Right now, he would have none of it. Being the Steven that he is, he was somewhat the Alpha in his section and in that section there was a Malay guy. Being older now, he would have none of that senseless violence, he told whoever came along, that no one is to touch that Malay. The Malay guy stuck to Steve where ever he went.

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Steven left, with his Malay buddy

Reflecting back to those days, he couldn’t understand the how the mob mentality can turn logic into tragic, and lines were drawn in such a manner that when a Malay police officer arrests a Chinese man, and vice versa, all hell breaks loose.

It is difficult to really make sense of things, but when the time comes, every single one of us must be really brave and upright to see the right of things, above and beyond the colours and race, to do the right thing. Even then, it might not be enough, when the massive societal upheaval happens, we will all be collectively swept under its waves of violence and fighting. While we have peace and stability, we must continue to uphold this peace, so that none of those small cracks happen, and when left unchecked, we will spirally down a slippery slope of darkness and uncertainty. I do not want to see that happen.

Racial Harmony isn’t a privilege

Thankfully, we didn’t have to live through those dark days. Being your dad, I always think of the lessons to learn, learn them quickly so that we never make the mistakes others have made and those I read about from the book. Of course the folks living in Sarajevo back then had it tougher, their enemies rained artillery shells on them all the time, Sniper Alley was a term coined in that dark days. They have no water, electricity or heat.

So we really need to take our pledge seriously, and look at Singaporeans as Singaporeans, above and beyond colour and race. It is a dicey affair, which is why I am glad our Government has a very firm hand in anyone who is willing to threaten that.

Being racially harmonious isn’t a government thing, day to day, we need to understand the kind of cultural gaps we have between races, and respect those gaps. We must be united at the ground level to fight ignorance, with good, honest, healthy communication. I call my Malay neighbour ‘Bro’ and Ian you asked me why, to which I replied “He is my brother from another mother.”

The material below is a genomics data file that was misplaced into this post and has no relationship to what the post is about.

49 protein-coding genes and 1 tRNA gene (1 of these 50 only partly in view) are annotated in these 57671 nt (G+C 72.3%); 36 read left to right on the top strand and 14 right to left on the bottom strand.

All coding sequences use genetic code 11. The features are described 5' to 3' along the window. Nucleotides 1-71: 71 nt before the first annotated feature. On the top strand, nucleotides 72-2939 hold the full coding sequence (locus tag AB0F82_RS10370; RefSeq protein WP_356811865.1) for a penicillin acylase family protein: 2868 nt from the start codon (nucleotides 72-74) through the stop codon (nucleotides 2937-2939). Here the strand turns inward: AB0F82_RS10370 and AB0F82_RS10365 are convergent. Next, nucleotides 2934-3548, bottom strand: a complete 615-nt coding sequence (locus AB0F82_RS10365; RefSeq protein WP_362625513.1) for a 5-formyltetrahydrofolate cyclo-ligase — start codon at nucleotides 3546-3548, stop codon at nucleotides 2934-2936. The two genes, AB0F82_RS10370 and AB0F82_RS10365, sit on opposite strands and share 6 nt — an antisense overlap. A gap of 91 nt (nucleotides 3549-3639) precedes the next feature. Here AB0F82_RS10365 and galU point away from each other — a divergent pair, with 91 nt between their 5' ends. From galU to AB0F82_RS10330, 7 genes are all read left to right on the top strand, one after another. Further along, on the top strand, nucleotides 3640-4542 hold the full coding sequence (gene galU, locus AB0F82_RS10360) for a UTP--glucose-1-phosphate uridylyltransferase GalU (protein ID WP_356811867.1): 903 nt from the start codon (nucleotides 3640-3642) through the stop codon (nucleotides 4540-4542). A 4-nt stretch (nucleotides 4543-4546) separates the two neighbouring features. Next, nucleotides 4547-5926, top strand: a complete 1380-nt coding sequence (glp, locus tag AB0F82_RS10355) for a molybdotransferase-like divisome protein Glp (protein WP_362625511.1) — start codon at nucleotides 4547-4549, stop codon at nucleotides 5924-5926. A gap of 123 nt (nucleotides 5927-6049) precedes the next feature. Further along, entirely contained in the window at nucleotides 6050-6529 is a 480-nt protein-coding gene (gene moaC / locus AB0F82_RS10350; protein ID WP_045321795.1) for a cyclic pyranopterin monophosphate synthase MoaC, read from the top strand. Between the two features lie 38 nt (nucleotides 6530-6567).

That is true because in this little island, we cannot have differences that tears us at the seams of our societal fabric. We are all here, and right outside, there is water, there is really no one else out there to save us, if we are not going to look above our differences and save ourselves.

The Patriot. Are you?

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When I think about the word ‘Patriot’, I can see it as more of an American thing, or in a more generic sense, a ‘western’ ideal. After-all, it was Mel Gibson who starred in a Hollywood film ‘The Patriot‘ about 16 years ago.

I think Singaporeans will shy from such an ‘outlandish‘ word, we wouldn’t wear our love for our five stars and a moon (Crescent actually) on our chest. We are, after all, Asians. A bit shy and conservative lah.

But why not?

We are a small country, that was forged from rejection. We have nowhere to go, surrounded by water. With the rock we stand on, we build up and dug deep. We are famous for a lot of things we shouldn’t even be known for. We are number 1 in many, many  good things, and bad!

But being a patriot, counts more than the number ones we have, it is almost like a marriage. You love your spouse, warts and all, missing arm, missing leg. There is no perfection to seek, in a couple-hood, nor in nationhood, you simply make do with what the land has for you. After-all, the land was here first.

There is a Singapore identity we can look for in the spirit of patriotism. It doesn’t necessarily have to be a loud, proud patriot thing. But when the time comes, we need to stand up and sing our anthem a little louder, we must.

We need to be Patriots of Singapore, and build this patriotism into our psyche. We know we are not perfect, but when we are threatened, we need to stand and band together, trust that our people will do the right thing. Against all others out there that threatened our small state.

Patriotism is not about chest banging, its not about making ourselves larger than who we really are. It is about that quiet love and conviction that this is the place we call home, despite of all its imperfections. We might gripe about it, complain within ourselves, but when the occasion calls for it, we need to have the spontaneity is our display of patriotism. When that happens, we will know that we have build something we can call a ‘Singapore Identity’. When are are comfortable calling ourselves ‘patriots’ then we know we will have arrive at the most fundamental levels of nation building, and from that solid foundations, we can start writing our legacy, and our future for our children.